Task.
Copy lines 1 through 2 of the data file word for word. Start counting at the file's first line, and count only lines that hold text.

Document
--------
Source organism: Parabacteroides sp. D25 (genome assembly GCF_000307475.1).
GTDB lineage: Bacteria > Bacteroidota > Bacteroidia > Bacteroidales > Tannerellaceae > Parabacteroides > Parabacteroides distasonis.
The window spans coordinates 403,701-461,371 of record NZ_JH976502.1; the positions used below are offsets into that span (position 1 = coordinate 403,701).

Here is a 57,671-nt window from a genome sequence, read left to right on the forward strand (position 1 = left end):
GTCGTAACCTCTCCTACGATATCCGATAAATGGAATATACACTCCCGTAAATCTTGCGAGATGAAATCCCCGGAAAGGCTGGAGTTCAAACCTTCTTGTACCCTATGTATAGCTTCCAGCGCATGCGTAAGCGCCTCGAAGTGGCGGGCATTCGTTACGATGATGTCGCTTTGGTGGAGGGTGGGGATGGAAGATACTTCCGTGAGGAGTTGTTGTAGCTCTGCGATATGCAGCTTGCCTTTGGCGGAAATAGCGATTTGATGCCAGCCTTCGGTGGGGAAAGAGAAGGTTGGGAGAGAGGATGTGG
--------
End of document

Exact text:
Source organism: Parabacteroides sp. D25 (genome assembly GCF_000307475.1).
GTDB lineage: Bacteria > Bacteroidota > Bacteroidia > Bacteroidales > Tannerellaceae > Parabacteroides > Parabacteroides distasonis.